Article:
How 'House of Cards' broke new ground for video games in pop culture
When history looks back on pop culture, House of Cards will be remembered for the quiet way it gave us the first US President who played video games on television. Sure, the show will also be remembered as some sort of game changer for how we consume serial narratives, but that’s small potatoes. Inventing new paradigms for entertainment consumption? Easy peasy. Standing in opposition to longstanding cultural stereotypes about video games? That’s some ballsy stuff.
Granted, Frank Underwood doesn’t game as much as he used to—ever since he became Vice President in season 2, he was forced to stash his console and give up shooters—but season 3 makes it clear that video games are still very much on his mind.
Frank’s sole pastime makes its first season 3 appearance in the fifth episode. Late one night, the President lays down with his iPad and starts playing a game. It’s called Monument Valley, although viewers who’ve never played it firsthand wouldn’t know this until later, when Underwood asks his staff if they’ve ever played it.
But seeing it mentioned like that still feels strange, yes? Much like it did when, in Cards’ second episode, Frank picked up a PlayStation controller and started playing a military shooter?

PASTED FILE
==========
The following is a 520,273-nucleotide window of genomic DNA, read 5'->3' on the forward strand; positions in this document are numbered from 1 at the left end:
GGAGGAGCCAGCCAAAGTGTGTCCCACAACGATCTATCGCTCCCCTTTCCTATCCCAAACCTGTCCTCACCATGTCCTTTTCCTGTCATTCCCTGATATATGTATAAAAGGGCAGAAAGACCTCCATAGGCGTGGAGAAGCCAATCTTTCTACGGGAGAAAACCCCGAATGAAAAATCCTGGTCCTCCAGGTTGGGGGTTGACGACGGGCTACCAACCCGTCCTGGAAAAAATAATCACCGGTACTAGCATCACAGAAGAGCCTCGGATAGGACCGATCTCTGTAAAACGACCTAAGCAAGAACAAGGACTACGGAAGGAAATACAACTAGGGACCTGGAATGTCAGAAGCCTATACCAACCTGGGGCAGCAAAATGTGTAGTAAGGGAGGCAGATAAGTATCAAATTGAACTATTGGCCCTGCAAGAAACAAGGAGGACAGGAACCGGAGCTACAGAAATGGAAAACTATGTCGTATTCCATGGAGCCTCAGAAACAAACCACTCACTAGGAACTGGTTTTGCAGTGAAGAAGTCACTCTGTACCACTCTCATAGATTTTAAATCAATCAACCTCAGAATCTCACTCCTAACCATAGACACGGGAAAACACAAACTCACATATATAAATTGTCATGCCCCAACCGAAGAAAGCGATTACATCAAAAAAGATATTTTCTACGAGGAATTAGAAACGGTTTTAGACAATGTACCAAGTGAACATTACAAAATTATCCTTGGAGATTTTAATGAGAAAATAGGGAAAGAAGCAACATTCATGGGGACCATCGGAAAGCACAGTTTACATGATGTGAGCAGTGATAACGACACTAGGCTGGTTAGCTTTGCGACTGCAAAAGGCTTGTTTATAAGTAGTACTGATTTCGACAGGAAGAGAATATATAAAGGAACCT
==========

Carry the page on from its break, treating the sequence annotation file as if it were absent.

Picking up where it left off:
According to the latest statistics, this shouldn’t be strange at all. Video games are now played by men and women of all ages—but they’re often still relegated to a narrow stereotype in movies and television, the domain of basement-dwelling youths and emotionally stunted adults.
For all of its tendency to play hilariously fast and loose with its ideas about politics, House of Cards may have given us one of the most accurate portrayals of video games as a part of adult life. That Frank is a fan of online shooters makes perfect sense—they require little investment, rely heavily on muscle memory, and are equally satisfying over a few minutes or a few hours. As intimidating and overwhelming as they may seem to newcomers, once you’ve learned your way around a shooter, it’s not hard to relax with one.
There’s one more video game scene in House of Cards‘ third season. It’s in the seventh episode—Frank and video game reviewer/novelist/presidential biographer Thomas Yates are up late having drinks, and Thomas made Frank check out another game: The Stanley Parable. The Stanley Parable isn’t your usual game—it’s more of an interactive story experience; a meditation on the rigidity of video game rules. Underwood is frustrated by it, and he’s supposed to be.
The sort of experience a person can have in playing The Stanley Parable, or something like it, is a relatively new sort of pop culture experience. Although we play them solo, games demand to be shared, shown, debated over drinks. In the White House or in your living room.
House of Cards
Ballots, betrayal, and barbecue combine in Netflix’s original drama, which stars Kevin Spacey as cunning congressman Frank Underwood and Robin Wright as his equally ruthless Lady Macbeth. Based on a 1990 BBC serial of the same name.